Projects have long been an essential part of teaching and connected learning at Lasell College, with students doing the work of their professional fields from introductory courses through the internships that every major requires. In designing our new core curriculum, faculty identified project-based learning as a strategy to integrate discipline-based and cross-curricular skills and then set about implementing PBL in key courses. We had all the ingredients: experience with projects and active learning, a connected faculty, and supportive administrators. Implementing meaningful PBL – a gourmet product – required many hands, working collaboratively across disciplines and roles, much like a five-star kitchen during the dinner rush. A panel of faculty and administrators – the chefs – will share process and progress, resources and suggestions from our individual and shared perspectives.

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15) STRATEGIES AND TOOLS FOR TASK AND PROJECT MANAGEMENT- LORRAINE HIGGINS 

Managing the complexity of open-ended projects can be difficult.  In presenting students with such challenging work, most faculty recognize the value of collaboration. Teams comprised of students with diverse backgrounds can draw on a wealth of ideas, and in practical terms, many hands can make for lighter work. But unstructured collaboration in the context of open-ended problem solving can present challenges.  Students may struggle with time management and the division of labor; they may experience difficulty tracking and negotiating conflict. And in the face of information overload and a “divide and conquer” research process, they may have difficulty developing a coherent vision for their project.  This workshop complements training in team dynamics and diversity awareness, introducing specific literate practices and tools that can help students manage collaborative project work. Drawing on the work of Sharon Wolfe (2010), Michael Alley (2013), and others, I discuss the ways faculty might integrate shared websites and online task schedulers; team writing and goal setting activities; process reflections; and assertion-evidence progress reports into team meetings. Workshop participants will consider ways to adapt these tools for their own students’ collaborative projects.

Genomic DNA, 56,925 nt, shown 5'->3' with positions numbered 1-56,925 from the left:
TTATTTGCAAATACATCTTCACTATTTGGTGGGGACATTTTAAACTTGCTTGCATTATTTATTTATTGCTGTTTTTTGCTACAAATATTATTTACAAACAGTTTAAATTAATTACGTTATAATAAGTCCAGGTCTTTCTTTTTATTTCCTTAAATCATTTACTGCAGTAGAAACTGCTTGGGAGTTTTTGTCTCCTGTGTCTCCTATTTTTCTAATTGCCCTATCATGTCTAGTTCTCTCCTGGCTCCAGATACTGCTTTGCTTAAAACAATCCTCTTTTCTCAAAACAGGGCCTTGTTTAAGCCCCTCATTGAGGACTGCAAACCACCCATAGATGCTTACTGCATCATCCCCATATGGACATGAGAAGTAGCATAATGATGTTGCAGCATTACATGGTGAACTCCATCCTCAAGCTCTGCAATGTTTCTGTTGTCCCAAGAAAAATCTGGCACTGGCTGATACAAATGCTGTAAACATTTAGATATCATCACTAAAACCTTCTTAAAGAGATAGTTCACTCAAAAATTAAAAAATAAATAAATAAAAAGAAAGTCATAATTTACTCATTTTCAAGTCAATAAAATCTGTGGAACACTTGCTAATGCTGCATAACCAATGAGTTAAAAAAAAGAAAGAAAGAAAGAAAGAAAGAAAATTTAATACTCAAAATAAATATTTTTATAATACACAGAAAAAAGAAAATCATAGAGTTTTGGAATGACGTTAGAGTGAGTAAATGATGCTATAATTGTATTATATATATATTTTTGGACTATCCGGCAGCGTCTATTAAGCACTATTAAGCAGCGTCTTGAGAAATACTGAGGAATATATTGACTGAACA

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16) ROLE-PLAYING GAMES AS AN EDUCATIONAL STRATEGY- KRIS BOUDREAU AND JOHN MCNEILL 

This workshop will introduce participants to a role-playing game designed by WPI students and faculty that simulates a “wicked problem” from late nineteenth-century Worcester, MA. Participants will learn about STEM-humanities integration (why it is valuable to students, why it is difficult to deliver) and will then test out a role-playing game that gives equal weight to science, engineering, and the humanities (history, theatre, philosophy, literature). Our workshop will spend some time on student learning outcomes and different assignments designed to teach information literacy, problem definition, negotiations, urban history, and engineering in context (sewage treatment processes of the late 19th-century). Participants will gain access to syllabi, lesson plans, role sheets, and assignments so that they can use all or parts of this game in their own courses. We will also spend some time in small groups discussing how the game might be implemented in their own institutional context.

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17) FOSTERING PROJECT-BASED LEARNING THROUGH PARTNERSHIPS- MIKE ELMES, ALLEN HOFFMAN, AND SCOTT JIUSTO 

Inviting “project sponsors” from outside the classroom to challenge students with a real, interesting, non-trivial problem to address can often enhance the learning experience for students and provide value to sponsors. This worksheet poses questions for program developers to consider when thinking about if and how to work with project sponsors, whether that be the campus facilities department, a local government agency, a small non-profit organization, an international company, etc. The worksheet is designed to be used flexibly and adapted to fit the particular needs of any given program.

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18) EPORTFOLIOS FOR PROJECT-BASED LEARNING- J ELIZABETH CLARK 

This workshop will introduce electronic student portfolios, commonly referred to as ePortfolios, in the context of integrative and project based learning. What do ePortfolios look like in a classroom context? In an integrative, cross-course context? In a program? As a capstone assignment for graduation? Teams will analyze ePortfolio models to consider how the ePortfolio can be framed as a developmental approach to project based learning or as a capstone signature work product. We will explore scaffolded, collaborative, and reflective activities at the center of effective ePortfolio pedagogy. We will consider various ePortfolio models and implementation at a diverse range of campuses. We will discuss also key elements to building successful ePortfolios and common pitfalls to avoid.

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RANDY BASS KEYNOTE

PAULA QUINN AND RICK VAZ PLENARY SESSION

CHARLES MORSE PLENARY SESSION 

2017 ACTION PLAN TEMPLATE